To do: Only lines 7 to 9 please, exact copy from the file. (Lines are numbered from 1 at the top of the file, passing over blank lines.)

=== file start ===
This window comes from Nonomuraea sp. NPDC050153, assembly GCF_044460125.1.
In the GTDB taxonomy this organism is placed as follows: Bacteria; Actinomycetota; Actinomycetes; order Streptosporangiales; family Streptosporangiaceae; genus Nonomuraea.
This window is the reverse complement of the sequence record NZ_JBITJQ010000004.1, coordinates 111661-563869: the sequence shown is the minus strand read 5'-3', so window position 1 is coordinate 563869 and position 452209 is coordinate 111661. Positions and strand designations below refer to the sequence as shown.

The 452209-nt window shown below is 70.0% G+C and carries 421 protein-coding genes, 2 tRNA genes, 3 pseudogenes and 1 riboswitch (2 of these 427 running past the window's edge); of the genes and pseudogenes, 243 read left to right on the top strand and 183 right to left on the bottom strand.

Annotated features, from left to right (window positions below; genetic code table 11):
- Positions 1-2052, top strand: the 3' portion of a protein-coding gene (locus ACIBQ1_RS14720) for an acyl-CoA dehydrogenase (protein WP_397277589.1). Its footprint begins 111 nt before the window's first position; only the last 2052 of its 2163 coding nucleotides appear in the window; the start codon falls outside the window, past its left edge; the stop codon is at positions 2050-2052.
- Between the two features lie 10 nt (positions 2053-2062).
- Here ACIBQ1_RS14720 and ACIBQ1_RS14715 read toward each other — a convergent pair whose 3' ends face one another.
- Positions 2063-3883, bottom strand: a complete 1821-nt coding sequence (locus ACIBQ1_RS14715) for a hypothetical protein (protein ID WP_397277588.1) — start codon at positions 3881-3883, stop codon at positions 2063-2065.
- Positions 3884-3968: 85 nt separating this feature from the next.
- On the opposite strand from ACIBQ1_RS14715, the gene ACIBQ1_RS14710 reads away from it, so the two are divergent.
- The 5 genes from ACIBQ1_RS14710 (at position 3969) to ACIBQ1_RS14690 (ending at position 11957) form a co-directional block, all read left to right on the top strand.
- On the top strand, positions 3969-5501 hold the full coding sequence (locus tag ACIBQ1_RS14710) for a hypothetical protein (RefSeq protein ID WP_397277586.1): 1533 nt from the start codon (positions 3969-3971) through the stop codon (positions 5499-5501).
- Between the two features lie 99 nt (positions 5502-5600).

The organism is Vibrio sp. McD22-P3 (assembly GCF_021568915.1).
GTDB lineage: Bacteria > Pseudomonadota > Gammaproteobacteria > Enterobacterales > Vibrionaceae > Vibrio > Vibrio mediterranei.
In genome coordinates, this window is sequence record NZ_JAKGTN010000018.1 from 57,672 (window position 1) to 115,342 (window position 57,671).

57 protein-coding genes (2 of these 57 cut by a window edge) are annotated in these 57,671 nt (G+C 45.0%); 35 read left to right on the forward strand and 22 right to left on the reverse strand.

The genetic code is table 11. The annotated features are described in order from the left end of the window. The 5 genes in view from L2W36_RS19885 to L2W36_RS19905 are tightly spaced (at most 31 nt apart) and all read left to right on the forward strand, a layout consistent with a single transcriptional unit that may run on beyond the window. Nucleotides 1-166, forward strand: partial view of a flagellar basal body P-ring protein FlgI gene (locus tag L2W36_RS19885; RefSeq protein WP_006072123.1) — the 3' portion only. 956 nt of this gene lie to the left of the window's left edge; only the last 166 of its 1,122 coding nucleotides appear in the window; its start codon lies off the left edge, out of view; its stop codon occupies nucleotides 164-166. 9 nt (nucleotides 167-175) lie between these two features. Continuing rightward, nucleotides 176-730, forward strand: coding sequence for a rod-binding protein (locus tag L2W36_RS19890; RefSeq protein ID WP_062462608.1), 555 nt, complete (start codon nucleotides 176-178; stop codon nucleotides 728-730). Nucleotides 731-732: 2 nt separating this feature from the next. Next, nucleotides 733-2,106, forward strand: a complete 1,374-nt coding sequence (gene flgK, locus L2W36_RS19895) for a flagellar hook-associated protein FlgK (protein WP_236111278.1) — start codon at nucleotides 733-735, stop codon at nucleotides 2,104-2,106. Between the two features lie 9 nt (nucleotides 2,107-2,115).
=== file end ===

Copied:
- Between the two features lie 10 nt (positions 2053-2062).
- Here ACIBQ1_RS14720 and ACIBQ1_RS14715 read toward each other — a convergent pair whose 3' ends face one another.
- Positions 2063-3883, bottom strand: a complete 1821-nt coding sequence (locus ACIBQ1_RS14715) for a hypothetical protein (protein ID WP_397277588.1) — start codon at positions 3881-3883, stop codon at positions 2063-2065.